November 27, 2018: What to Know 

  • Bingo Barnes
  • Three American soldiers were killed early today by a roadside bomb near Ghazni, Afghanistan. Three other soldiers and an American contractor were wounded. The New York Times says it was the deadliest attack on American service members in Afghanistan this year, raising the number of U.S. troops killed there in 2018 to 13.
  • Special counsel Robert Mueller says Paul Manafort repeatedly lied to federal investigators in violation of a plea agreement he signed two months ago. The Washington Post reports that Mueller says Manafort's "crimes and lies" relieves prosecutors of all promises they made to him in their investigation into Russian interference in the 2016 election.`

  • First daughter Ivanka Trump and Apple CEO Tim Cook will visit schools in the Canyon County community of Wilder today. A White House representative said Apple has been working with Trump and the White House to highlight computer sciences and best practices for STEM in public schools. The Idaho Press reports that Wilder was the only school district in Idaho to receive an Apple grant in 2016, which donated an iPad to every student and teacher in the district.

  • The BBC reports that the World Meteorological Organization says there's a 75-80 percent chance of an El Nino weather system forming in the Pacific Ocean within three months. El Nino usually means warmer, drier air during the winter months in the Pacific Northwest U.S., but it has also been linked to floods in South America.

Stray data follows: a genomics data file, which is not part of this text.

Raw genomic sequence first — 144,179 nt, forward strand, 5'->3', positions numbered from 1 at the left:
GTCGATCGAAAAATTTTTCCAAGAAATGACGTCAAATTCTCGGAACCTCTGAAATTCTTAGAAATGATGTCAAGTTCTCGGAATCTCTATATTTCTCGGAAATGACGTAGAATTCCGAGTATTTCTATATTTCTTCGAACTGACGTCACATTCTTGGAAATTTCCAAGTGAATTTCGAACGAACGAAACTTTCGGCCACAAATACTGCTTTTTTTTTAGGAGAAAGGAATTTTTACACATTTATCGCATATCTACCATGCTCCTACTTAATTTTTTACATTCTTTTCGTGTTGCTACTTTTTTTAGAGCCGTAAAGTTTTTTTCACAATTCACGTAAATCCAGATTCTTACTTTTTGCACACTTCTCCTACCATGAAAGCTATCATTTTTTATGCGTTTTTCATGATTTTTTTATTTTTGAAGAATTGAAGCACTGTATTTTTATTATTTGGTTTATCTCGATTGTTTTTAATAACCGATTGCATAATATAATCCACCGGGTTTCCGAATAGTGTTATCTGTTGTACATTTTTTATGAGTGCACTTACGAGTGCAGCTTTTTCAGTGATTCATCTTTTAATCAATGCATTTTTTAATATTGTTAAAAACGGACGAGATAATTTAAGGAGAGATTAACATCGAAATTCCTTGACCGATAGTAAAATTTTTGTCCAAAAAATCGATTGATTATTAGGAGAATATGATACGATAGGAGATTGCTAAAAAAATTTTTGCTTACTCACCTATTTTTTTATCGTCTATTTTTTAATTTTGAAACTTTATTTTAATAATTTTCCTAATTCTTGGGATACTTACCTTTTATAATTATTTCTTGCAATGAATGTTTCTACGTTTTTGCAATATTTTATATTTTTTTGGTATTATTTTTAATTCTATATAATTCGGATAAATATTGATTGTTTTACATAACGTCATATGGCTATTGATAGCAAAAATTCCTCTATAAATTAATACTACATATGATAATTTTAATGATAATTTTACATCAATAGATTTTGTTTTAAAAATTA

• The Gotham Awards, honoring under-the-radar independent films, were doled out in New York City last night. Variety says that the western drama The Rider won best picture. Ethan Hawke won Best Actor for First Reformed and Toni Collette won Best Actress for Hereditary. A special ensemble award was given to the cast of The Favourite, including Olivia Colman, Emma Stone and Rachel Weisz.

  • First Lady Melania Trump unveiled this year's White House Christmas decorations on Monday, with the theme "American Treasures." The color red plays a significant role: more than 14,000 red ornaments hang from 29 Christmas trees; plus 40 red topiary trees line the East Colonnade of the White House. Critics have not been kind. Vanity Fair calls the display a "touch of menace." And Elle likens the decorations to Stephen King's horror novel The Shining.
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